Preeclampsia (pre-e-KLAMP-si-a) is a complication of pregnancy that first develops without noticeable symptoms. Symptoms when present may include high blood pressure (hypertension), headaches, changes in vision, and excess protein in the urine, indicating kidney damage. If preeclampsia is severe enough to affect brain function, eclampsia (e-KLAMP-si-a) can develop causing seizures or coma.

What Is Preeclampsia/Eclampsia?

Preeclampsia is diagnosed when the woman has persistent high blood pressure combined with high levels of protein in the urine, or decreased platelet counts, liver or kidney problems, fluid in the lungs, convulsions, or visual problems during pregnancy. In the past, preeclampsia was also called toxemia of pregnancy or pregnancy-induced hypertension (PID), but these terms are no longer used by medical professionals. Not all women diagnosed with preeclampsia go on to have the convulsions/seizures of eclampsia. Preeclampsia begins after the 20th week of pregnancy but can occur as late as 4 to 6 weeks after the baby is delivered.

Eclampsia is a life-threatening condition of pregnant women who experience one or more seizures * during pregnancy *


HELLP syndrome is a serious complication that can develop when a pregnant woman with preeclampsia or eclampsia sustains damage to the liver and blood cells.

  • H - Hemolysis, in which oxygencarrying red blood cells break down
  • EL - Elevated Liver enzymes, showing damage to the liver
  • LP - Low Platelet count, in which the cells responsible for stopping bleeding are low

Left untreated, preeclampsia can lead to eclampsia and serious—even fatal—complications for both mother and baby. The only cure for preeclampsia is delivery of the baby.

The cause of eclampsia is not clearly understood. Risk factors associated with eclampsia include diabetes and other disorders that affect the blood vessels; factors in the brain and nervous system; autoimmune disorders (such as rheumatoid arthritis, multiple sclerosis, and systemic lupus erythematosus); diet; and a family history of preeclampsia.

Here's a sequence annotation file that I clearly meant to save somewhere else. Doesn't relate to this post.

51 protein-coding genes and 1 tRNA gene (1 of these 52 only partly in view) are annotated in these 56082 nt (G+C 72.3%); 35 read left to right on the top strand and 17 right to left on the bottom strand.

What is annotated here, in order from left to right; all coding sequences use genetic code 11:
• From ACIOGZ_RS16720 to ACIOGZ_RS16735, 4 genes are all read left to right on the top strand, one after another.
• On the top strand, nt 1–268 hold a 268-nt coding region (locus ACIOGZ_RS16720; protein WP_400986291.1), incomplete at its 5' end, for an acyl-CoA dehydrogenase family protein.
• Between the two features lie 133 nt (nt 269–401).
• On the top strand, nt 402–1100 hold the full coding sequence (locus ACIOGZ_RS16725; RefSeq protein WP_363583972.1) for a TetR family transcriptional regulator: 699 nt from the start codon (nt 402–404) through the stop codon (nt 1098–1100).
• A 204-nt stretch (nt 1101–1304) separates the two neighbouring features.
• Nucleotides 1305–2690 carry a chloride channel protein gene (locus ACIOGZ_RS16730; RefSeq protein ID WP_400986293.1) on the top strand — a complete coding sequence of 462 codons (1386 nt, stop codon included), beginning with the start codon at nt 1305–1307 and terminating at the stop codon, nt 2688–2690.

How Common Is Preeclampsia?

According to the American Pregnancy Association, preeclampsia affects at least 5 to 8 percent of all pregnancies in the United States. Preeclampsia occurs more often in pregnant women who have the following characteristics:

How Do Women Know They Have Preeclampsia/Eclampsia?

Signs of preeclampsia include a weight gain of more than two pounds each week; headaches, nausea, and vomiting; swelling of the hands and face; stomach pain; extremely high blood pressure (160 mm Hg or higher); visual changes (such as blurred vision, inability to tolerate bright light, and seeing flashing spots); and abnormal results from blood and urine tests. Convulsions are the major indicator of eclampsia.

How Do Doctors Diagnose and Treat Preeclampsia/Eclampsia?


Diagnosis is made on the basis of the reported signs and symptoms, evaluation of blood pressure, and results of laboratory studies on blood and urine. The diagnosis of preeclampsia/eclampsia is usually made after the 20th week of pregnancy, but it may be made earlier if the characteristic signs and symptoms have been observed.